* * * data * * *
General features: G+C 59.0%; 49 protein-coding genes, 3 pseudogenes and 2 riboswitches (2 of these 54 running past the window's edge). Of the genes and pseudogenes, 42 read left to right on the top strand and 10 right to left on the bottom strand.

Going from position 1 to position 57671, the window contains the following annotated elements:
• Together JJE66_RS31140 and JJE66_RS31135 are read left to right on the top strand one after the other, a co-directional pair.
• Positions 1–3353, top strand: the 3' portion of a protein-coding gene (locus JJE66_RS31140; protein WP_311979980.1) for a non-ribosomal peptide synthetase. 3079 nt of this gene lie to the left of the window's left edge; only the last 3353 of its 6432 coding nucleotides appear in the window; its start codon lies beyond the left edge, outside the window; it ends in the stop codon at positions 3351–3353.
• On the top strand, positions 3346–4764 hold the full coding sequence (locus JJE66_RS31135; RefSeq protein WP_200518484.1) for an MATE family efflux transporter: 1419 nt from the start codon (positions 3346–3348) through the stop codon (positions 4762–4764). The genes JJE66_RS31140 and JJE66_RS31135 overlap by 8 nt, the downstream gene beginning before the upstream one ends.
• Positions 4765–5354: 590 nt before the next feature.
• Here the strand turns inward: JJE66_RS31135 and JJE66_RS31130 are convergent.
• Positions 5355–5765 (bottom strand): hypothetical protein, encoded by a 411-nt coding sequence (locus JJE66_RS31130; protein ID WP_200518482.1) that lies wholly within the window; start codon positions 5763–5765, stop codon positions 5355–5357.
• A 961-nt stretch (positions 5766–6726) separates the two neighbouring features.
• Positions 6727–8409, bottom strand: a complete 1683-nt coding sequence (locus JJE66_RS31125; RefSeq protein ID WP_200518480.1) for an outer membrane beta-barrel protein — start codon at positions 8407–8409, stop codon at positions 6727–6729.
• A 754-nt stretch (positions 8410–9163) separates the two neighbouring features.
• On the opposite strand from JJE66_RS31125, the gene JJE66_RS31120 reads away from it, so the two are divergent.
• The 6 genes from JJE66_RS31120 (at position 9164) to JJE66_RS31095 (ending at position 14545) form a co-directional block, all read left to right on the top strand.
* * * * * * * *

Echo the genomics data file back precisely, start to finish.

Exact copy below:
General features: G+C 59.0%; 49 protein-coding genes, 3 pseudogenes and 2 riboswitches (2 of these 54 running past the window's edge). Of the genes and pseudogenes, 42 read left to right on the top strand and 10 right to left on the bottom strand.

Going from position 1 to position 57671, the window contains the following annotated elements:
• Together JJE66_RS31140 and JJE66_RS31135 are read left to right on the top strand one after the other, a co-directional pair.
• Positions 1–3353, top strand: the 3' portion of a protein-coding gene (locus JJE66_RS31140; protein WP_311979980.1) for a non-ribosomal peptide synthetase. 3079 nt of this gene lie to the left of the window's left edge; only the last 3353 of its 6432 coding nucleotides appear in the window; its start codon lies beyond the left edge, outside the window; it ends in the stop codon at positions 3351–3353.
• On the top strand, positions 3346–4764 hold the full coding sequence (locus JJE66_RS31135; RefSeq protein WP_200518484.1) for an MATE family efflux transporter: 1419 nt from the start codon (positions 3346–3348) through the stop codon (positions 4762–4764). The genes JJE66_RS31140 and JJE66_RS31135 overlap by 8 nt, the downstream gene beginning before the upstream one ends.
• Positions 4765–5354: 590 nt before the next feature.
• Here the strand turns inward: JJE66_RS31135 and JJE66_RS31130 are convergent.
• Positions 5355–5765 (bottom strand): hypothetical protein, encoded by a 411-nt coding sequence (locus JJE66_RS31130; protein ID WP_200518482.1) that lies wholly within the window; start codon positions 5763–5765, stop codon positions 5355–5357.
• A 961-nt stretch (positions 5766–6726) separates the two neighbouring features.
• Positions 6727–8409, bottom strand: a complete 1683-nt coding sequence (locus JJE66_RS31125; RefSeq protein ID WP_200518480.1) for an outer membrane beta-barrel protein — start codon at positions 8407–8409, stop codon at positions 6727–6729.
• A 754-nt stretch (positions 8410–9163) separates the two neighbouring features.
• On the opposite strand from JJE66_RS31125, the gene JJE66_RS31120 reads away from it, so the two are divergent.
• The 6 genes from JJE66_RS31120 (at position 9164) to JJE66_RS31095 (ending at position 14545) form a co-directional block, all read left to right on the top strand.